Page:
All equipment installed comes with a 12 month manufacturer’s warranty. On completion of an Intruder Alarm System, a certificate of compliance to EN is issued. This certificate remains valid for 12 months from the date of installation. To maintain the validity of this cert, the customer must have a maintenance contract in place with a licenced company.

17 System Maintenance It is a requirement under EN , to have a maintenance contract in place to retain the validity of the certification. It is best practice to have contract in place to have the Intruder Alarm serviced bi-annually at approximate intervals of 6 months. Maintenance contracts normally include access to a 24hr Emergency Service, preferential call booking along with reduced call out charges. It is the client’s responsibility to ensure that the system is maintained/repaired as required.

18 Review I would hope that this presentation has provided you with a better understanding of Intruder Alarm Systems and I am now open to answer any questions that you may have.

19 CCTV Systems Standard: PSA2006_12
Installers require certification/licencing from the following bodies: NSAI (National Standards Authority of Ireland) PSA (Private Security Authority)

20 Areas to be covered include:
System Design System Types Camera Types Image Quality System Networking Monitored CCTV Systems System Warranty System Maintenance

21 Definition A Closed Circuit Television (CCTV) System is a system of electronic or other devices designed, constructed or adapted to monitor or record images on, or in the vicinity of a premises.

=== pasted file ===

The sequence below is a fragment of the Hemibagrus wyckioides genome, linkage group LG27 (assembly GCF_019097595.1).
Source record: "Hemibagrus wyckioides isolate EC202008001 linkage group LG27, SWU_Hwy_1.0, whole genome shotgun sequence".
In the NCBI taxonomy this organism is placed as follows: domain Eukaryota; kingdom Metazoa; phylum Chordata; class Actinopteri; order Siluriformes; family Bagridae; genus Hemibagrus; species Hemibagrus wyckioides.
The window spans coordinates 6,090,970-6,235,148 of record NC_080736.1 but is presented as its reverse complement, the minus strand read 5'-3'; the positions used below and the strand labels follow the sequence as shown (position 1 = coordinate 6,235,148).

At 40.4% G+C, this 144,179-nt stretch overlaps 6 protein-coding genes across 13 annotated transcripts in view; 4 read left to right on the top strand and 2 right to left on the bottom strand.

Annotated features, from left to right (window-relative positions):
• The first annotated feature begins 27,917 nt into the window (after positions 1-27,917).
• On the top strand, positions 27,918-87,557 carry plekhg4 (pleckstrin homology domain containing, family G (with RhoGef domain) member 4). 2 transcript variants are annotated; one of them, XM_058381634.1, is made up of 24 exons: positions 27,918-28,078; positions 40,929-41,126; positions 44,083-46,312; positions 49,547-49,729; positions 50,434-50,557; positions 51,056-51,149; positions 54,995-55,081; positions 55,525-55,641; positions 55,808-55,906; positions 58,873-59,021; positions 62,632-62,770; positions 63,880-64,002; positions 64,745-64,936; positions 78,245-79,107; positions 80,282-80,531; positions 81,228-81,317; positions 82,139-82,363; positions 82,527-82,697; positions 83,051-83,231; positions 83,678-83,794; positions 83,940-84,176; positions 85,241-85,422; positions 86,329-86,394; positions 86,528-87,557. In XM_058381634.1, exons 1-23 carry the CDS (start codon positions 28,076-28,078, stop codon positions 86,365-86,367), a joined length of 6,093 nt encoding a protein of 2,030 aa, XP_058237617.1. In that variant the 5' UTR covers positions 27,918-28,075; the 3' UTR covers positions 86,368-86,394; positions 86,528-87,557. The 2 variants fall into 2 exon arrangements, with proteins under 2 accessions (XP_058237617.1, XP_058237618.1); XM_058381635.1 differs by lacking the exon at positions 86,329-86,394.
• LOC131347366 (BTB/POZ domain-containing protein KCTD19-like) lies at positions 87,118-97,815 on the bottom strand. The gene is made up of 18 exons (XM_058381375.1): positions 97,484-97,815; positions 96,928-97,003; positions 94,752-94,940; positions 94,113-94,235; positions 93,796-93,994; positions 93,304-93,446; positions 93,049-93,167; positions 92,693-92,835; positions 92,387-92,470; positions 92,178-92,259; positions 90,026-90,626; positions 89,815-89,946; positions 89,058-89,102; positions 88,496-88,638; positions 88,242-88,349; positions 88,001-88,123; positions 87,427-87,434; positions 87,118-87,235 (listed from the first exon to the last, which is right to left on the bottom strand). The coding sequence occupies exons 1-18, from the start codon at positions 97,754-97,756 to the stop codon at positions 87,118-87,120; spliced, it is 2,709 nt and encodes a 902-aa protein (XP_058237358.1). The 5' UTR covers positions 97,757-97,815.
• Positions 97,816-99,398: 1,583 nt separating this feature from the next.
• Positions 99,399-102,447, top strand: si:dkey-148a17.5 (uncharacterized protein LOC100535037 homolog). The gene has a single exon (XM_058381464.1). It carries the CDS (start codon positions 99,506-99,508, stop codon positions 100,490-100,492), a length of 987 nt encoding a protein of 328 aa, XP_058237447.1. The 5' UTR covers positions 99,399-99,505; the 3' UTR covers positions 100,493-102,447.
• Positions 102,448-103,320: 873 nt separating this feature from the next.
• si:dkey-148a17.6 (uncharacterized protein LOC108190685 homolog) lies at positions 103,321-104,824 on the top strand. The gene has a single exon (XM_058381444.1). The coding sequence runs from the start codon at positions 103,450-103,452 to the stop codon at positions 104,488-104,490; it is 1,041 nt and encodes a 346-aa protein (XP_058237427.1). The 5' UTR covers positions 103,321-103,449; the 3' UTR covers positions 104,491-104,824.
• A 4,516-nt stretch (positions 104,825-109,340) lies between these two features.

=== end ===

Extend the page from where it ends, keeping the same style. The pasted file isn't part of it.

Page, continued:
22 System Design System design should be based on but not limited to the following: Customer Requirements System purpose Site specific risk assessment Data Protection and Privacy Legislation Stages of CCTV Design & Installation Location Survey/Site Plan/Risk Assessment System Design System Design Proposal (SDP) Document Installation Planning System Installation Testing & Commissioning As Fitted Document (AFD) provided to client Techrete (example) approx 13,500 sq mt – System was originally designed for a new building but was not reviewed in relation to the changes in site layout/usage. Stock, racking etc was installed around the perimeter of the building obscuring CCTV images and the external motion sensors. Images at night were very poor due to a combination of camera and lighting quality. This was vastly improved with the installation of a Full Function Dome camera at high level which has a zoom ratio of 18:1 with on-board infra red LEDs with a range of 70mt.